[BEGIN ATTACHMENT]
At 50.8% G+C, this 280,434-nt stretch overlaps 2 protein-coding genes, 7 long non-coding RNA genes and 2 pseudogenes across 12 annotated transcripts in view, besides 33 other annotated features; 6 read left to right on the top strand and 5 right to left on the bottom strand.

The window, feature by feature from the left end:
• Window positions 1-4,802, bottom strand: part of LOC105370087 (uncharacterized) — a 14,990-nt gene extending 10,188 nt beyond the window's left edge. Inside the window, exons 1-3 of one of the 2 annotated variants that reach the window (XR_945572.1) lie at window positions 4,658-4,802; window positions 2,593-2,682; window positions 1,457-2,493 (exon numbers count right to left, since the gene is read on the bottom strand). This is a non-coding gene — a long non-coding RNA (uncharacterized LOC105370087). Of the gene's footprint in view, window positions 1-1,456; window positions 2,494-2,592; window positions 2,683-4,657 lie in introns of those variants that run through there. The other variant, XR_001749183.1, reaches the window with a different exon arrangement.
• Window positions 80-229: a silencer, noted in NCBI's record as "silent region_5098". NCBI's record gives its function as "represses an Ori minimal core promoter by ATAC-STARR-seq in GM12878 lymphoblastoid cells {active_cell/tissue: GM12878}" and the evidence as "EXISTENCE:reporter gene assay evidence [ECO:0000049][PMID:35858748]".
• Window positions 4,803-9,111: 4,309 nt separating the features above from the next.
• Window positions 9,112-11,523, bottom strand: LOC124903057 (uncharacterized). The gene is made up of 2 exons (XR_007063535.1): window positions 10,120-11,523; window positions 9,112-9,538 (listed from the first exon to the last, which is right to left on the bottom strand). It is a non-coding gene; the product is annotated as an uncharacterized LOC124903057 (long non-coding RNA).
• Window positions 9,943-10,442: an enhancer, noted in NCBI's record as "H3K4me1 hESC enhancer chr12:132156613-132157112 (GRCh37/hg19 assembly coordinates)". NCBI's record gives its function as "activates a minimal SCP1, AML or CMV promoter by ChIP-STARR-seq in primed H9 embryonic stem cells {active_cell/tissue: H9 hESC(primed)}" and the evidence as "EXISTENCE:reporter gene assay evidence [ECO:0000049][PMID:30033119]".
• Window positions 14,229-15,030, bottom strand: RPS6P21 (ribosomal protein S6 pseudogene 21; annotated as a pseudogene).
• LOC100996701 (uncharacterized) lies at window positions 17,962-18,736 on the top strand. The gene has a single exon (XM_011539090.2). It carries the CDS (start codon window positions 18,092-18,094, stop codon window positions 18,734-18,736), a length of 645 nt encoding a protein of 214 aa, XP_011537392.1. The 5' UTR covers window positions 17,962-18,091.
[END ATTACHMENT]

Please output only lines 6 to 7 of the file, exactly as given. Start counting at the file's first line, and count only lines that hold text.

• Window positions 9,112-11,523, bottom strand: LOC124903057 (uncharacterized). The gene is made up of 2 exons (XR_007063535.1): window positions 10,120-11,523; window positions 9,112-9,538 (listed from the first exon to the last, which is right to left on the bottom strand). It is a non-coding gene; the product is annotated as an uncharacterized LOC124903057 (long non-coding RNA).
• Window positions 9,943-10,442: an enhancer, noted in NCBI's record as "H3K4me1 hESC enhancer chr12:132156613-132157112 (GRCh37/hg19 assembly coordinates)". NCBI's record gives its function as "activates a minimal SCP1, AML or CMV promoter by ChIP-STARR-seq in primed H9 embryonic stem cells {active_cell/tissue: H9 hESC(primed)}" and the evidence as "EXISTENCE:reporter gene assay evidence [ECO:0000049][PMID:30033119]".